Journal of Plant Biology & Soil Health

Research Article

Genetic Analysis of Various Traits of Hybrids Sorghum (Sorghum bicolor (L) Moench),Correlated with Drought Tolerance

Sissoko Sory1,2*, Diallo Abdoulaye Gaoussou2, Coulibaly Mamadou Mory2, Teme Niaba2, Vernon Gracen3,4 and Danquah Eric4

  • 1Faculté des Sciences et Techniques, Universite des Sciences des Techniques et des Technologies de Bamoko (USTTB), Mali, Africa
  • 2Institut d’Economie Rurale (IER) Mali, Africa
  • 3Cornell University, USA
  • 4West Africa Centre for Crop Improvement (WACCI), University of Ghana, Legon, Africa

*Address for Correspondence: Sissoko Sory, Faculté des Sciences et Techniques, Universite des Sciences des Techniques et des Technologies de Bamoko (USTTB), BP E 3206, Mali, Africa, Tel: (00223) 20 22 32 44 / 20 79 32 4; E-mail:
Citation: Sory S, Gaoussou DA, Mory CM, Niaba T, Gracen V, et al. Genetic Analysis of Various Traits of Hybrids Sorghum (Sorghum bicolor (L) Moench), Correlated with Drought Tolerance. J Plant Biol Soil Health. 2017;4(1): 9.
Copyright: © 2017 Sory S, et al. This is an open access article distributed under the Creative Commons Attribution License, which permits unrestricted use, distribution, and reproduction in any medium, provided the original work is properly cited.
Journal of Plant Biology & Soil Health | ISSN: 2331-8996 | Volume: 4, Issue: 1
Submission: 09 May, 2017 | Accepted: 26 June, 2017 | Published: 26 July, 2017


Sorghum; Hybrids; Drought; Tolerant; Well-watered; Water-stressed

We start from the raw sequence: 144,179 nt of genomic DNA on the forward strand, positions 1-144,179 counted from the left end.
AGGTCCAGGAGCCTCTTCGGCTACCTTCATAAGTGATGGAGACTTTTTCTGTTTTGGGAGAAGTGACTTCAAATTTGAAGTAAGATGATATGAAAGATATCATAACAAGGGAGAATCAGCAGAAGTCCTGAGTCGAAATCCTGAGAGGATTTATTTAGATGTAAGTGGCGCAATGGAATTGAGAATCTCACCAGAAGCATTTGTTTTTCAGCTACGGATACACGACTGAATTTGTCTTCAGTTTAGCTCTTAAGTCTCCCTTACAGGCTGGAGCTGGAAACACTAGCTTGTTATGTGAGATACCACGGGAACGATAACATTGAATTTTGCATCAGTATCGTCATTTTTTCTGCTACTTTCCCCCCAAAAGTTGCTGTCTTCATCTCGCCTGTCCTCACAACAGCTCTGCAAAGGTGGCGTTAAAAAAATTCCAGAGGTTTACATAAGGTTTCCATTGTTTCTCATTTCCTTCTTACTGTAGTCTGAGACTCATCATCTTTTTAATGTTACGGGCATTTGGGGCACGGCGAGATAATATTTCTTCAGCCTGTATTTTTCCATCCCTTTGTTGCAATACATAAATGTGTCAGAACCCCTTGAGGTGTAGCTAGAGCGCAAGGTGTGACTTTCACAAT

Sorghum bicolor (L) Moench is one of the most important dry land crops of semi-arid tropics. It is classified predominantly as a self-pollinated crop; however heterosis has been commercially exploited to improve its productivity. The low production of sorghum in Mali is due to several reasons including lack of sorghum hybrids and adapted varieties with tolerance to stresses such as drought. The objective of the study was to improve sorghum grain yield, through the development of high yielding hybrids tolerant to post flowering drought. A total of 60 F1 were planted along with six sorghum lines used as check. A total of 66 genotypes of sorghum were evaluated in both drought and well-watered conditions. The split-plot design with drought intensity as the main plots was used. To achieve the goal of this study, the observations on traits used in drought tolerance indices, and the methods of multivariate analysis and biplot analysis were used. Results revealed three hybrids (B35//134B)-F3-44/BCNAM-76-2, (B35//82B)-F3-64/BCNAM-45-1 and (B35//82B)-F3-104/BCNAM-76-2 as the most drought tolerant genotypes with high yield stability in both contrasting environments.